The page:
But Gray Barker was a piece of work. He was not above mixing fact and fiction, particularly as he grew older. There was often a mystical or conspiratorial flavor to a UFO story when he wrote about it. He lived in an alternate reality in which he was the occupant of a fantastical world in which Men In Black and alien visitors were constant presences. Maybe there were MIB, but the possibility of their presence was often exaggerated.

One of his best literary works, “The Silver Bridge,” was an often allegorical spin on the Mothman phenomenon. Here, Gray’s talents were on full display, and it is even possible that he revealed critical details of these strange creature sightings that were otherwise overlooked.

For the most part, however, Gray and Jim’s mischievous sides overshadowed their real work. So there was the infamous “Straith Letter,” part of an all-night writing session in which the pair, seriously drunk, played a series of pranks that nearly got them in trouble with the FBI.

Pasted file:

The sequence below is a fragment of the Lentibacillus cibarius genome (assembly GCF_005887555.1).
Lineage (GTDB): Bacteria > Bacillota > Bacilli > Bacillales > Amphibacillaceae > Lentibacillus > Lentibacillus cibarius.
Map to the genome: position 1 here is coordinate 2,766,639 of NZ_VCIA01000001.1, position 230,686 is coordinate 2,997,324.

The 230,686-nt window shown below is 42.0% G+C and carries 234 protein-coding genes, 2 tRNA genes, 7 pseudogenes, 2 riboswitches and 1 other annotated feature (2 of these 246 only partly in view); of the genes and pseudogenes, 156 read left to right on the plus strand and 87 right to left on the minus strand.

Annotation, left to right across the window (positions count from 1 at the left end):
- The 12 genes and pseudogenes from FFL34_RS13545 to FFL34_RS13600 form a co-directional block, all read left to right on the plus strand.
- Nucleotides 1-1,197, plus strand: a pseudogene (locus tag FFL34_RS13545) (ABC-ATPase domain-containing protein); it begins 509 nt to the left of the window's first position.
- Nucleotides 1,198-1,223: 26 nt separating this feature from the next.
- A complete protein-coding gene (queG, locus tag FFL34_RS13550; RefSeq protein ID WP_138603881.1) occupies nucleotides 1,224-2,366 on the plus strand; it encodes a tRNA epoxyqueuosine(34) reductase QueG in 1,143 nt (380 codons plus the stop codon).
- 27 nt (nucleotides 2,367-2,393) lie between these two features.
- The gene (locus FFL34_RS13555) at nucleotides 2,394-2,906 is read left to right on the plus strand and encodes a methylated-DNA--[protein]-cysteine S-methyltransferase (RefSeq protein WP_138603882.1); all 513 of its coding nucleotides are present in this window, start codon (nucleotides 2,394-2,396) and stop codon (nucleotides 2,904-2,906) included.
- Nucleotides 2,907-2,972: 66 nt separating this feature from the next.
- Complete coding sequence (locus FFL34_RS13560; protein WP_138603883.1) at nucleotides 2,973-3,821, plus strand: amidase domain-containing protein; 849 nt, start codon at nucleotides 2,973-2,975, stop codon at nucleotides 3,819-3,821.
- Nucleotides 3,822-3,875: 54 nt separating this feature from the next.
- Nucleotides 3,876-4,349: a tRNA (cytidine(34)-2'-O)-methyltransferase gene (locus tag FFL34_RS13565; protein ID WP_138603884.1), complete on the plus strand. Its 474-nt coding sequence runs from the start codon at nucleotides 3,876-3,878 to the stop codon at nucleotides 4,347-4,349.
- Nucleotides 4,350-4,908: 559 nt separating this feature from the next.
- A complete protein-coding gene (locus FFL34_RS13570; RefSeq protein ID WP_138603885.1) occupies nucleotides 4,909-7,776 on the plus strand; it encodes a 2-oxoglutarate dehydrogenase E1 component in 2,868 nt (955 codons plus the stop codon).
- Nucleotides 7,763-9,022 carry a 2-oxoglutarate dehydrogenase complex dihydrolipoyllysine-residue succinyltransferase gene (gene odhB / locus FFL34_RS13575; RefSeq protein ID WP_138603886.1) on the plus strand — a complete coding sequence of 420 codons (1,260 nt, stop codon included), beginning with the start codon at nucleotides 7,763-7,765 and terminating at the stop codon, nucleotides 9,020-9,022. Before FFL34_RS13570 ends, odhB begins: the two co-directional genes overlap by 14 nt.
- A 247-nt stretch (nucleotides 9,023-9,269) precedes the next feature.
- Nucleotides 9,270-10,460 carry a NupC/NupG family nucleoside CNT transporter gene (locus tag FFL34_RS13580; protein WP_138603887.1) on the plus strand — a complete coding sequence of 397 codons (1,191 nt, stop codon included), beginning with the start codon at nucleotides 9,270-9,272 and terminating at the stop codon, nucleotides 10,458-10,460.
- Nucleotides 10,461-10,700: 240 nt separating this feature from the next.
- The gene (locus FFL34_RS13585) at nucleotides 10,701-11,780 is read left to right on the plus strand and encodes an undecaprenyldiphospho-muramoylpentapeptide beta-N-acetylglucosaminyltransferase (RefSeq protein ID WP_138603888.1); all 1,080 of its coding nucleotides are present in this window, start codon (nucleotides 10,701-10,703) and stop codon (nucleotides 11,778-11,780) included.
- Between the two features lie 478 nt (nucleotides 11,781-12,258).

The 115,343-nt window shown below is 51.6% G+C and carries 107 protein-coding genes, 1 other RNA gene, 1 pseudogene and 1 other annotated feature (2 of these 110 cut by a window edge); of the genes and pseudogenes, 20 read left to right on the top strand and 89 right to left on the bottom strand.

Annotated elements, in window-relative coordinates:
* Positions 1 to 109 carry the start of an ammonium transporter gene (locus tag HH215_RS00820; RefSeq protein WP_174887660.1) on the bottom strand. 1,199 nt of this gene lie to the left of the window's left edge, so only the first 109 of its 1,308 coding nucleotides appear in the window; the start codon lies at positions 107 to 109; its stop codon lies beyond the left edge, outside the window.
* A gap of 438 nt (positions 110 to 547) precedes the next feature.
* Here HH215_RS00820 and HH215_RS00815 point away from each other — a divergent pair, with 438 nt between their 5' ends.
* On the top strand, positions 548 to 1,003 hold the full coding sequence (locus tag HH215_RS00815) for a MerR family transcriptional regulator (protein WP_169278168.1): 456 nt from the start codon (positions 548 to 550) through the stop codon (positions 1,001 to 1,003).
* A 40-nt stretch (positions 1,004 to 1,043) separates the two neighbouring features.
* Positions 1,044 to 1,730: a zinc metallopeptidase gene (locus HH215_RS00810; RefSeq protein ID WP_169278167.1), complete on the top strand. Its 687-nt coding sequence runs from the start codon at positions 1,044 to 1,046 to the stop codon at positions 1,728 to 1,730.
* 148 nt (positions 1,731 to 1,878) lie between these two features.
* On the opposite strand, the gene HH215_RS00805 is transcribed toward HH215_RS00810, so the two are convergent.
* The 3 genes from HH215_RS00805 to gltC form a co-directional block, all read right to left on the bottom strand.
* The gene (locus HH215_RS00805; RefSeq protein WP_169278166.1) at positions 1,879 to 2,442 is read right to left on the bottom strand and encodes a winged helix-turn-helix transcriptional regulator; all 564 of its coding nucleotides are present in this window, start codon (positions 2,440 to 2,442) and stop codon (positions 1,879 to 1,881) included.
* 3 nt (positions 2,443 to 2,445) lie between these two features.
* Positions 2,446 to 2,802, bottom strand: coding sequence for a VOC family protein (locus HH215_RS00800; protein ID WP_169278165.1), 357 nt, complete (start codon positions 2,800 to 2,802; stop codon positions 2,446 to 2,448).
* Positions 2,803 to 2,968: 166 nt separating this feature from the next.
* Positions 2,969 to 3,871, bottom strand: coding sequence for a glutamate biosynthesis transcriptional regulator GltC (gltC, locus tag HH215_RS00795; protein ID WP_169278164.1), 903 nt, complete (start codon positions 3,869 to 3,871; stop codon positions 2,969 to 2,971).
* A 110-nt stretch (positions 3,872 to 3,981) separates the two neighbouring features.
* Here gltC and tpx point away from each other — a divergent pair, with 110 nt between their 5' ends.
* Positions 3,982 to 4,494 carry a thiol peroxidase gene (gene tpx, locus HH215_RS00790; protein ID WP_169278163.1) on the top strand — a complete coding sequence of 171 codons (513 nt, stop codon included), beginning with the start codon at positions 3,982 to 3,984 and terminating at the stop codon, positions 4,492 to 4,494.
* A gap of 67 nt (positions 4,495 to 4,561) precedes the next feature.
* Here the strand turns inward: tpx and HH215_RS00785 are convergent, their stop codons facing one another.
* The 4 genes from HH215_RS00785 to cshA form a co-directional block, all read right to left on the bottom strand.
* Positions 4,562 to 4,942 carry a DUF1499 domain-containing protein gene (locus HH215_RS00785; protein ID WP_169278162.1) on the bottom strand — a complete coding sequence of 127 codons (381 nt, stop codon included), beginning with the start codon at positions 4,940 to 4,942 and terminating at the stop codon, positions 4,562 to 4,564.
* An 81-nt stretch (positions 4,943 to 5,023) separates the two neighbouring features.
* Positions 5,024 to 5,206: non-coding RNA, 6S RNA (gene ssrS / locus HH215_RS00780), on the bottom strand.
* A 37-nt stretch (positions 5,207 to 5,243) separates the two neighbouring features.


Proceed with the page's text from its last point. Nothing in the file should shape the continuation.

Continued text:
But that’s the story of another day. While they engaged in other hoaxes over the years, separately and together, this was the best of the lot, with perhaps one exception where a planned prank produced an unexpected result.

One evening in early 1966, seemingly at random, Jim called a rural police department and reported a fake saucer sighting. I was visiting him at his Fort Lee, NJ apartment at the time, and I just sat back and laughed.

Not too many days later, I began to wonder whether Jim was accidentally prescient. On the evening of January 11, UFOs were reported over a reservoir in Wanaque, NJ, in Passaic County. It was close to the location of the phony sighting that Jim had phoned in.

So fantasy became reality. But was it just an accident, or did Jim actually sense the arrival of a paranormal event, and use it as the basis for a hoax?

Later on, Jim recounted an episode in which he tried to see if he had any latent psychic abilities, and, with a deck of playing cards in hand, attempted to predict which card would come up next. Suddenly he had an epiphany, that he didn’t have to guess, because, as he said to me shortly thereafter, and later to listeners of The Paracast, he “knew.”